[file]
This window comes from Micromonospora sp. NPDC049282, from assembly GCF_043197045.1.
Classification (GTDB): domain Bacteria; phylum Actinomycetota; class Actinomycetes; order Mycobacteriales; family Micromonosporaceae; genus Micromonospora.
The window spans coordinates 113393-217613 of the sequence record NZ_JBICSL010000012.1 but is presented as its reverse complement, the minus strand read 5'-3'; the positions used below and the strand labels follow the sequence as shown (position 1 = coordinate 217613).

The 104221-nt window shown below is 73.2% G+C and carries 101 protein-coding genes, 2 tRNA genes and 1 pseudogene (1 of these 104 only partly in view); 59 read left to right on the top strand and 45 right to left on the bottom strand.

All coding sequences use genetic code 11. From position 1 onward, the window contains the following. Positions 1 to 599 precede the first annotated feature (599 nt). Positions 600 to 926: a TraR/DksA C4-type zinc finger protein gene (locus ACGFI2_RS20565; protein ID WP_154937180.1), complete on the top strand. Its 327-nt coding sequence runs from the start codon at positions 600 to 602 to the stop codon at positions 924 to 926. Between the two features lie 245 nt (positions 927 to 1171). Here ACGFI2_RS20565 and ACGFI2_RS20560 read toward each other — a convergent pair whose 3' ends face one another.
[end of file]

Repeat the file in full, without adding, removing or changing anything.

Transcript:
This window comes from Micromonospora sp. NPDC049282, from assembly GCF_043197045.1.
Classification (GTDB): domain Bacteria; phylum Actinomycetota; class Actinomycetes; order Mycobacteriales; family Micromonosporaceae; genus Micromonospora.
The window spans coordinates 113393-217613 of the sequence record NZ_JBICSL010000012.1 but is presented as its reverse complement, the minus strand read 5'-3'; the positions used below and the strand labels follow the sequence as shown (position 1 = coordinate 217613).

The 104221-nt window shown below is 73.2% G+C and carries 101 protein-coding genes, 2 tRNA genes and 1 pseudogene (1 of these 104 only partly in view); 59 read left to right on the top strand and 45 right to left on the bottom strand.

All coding sequences use genetic code 11. From position 1 onward, the window contains the following. Positions 1 to 599 precede the first annotated feature (599 nt). Positions 600 to 926: a TraR/DksA C4-type zinc finger protein gene (locus ACGFI2_RS20565; protein ID WP_154937180.1), complete on the top strand. Its 327-nt coding sequence runs from the start codon at positions 600 to 602 to the stop codon at positions 924 to 926. Between the two features lie 245 nt (positions 927 to 1171). Here ACGFI2_RS20565 and ACGFI2_RS20560 read toward each other — a convergent pair whose 3' ends face one another.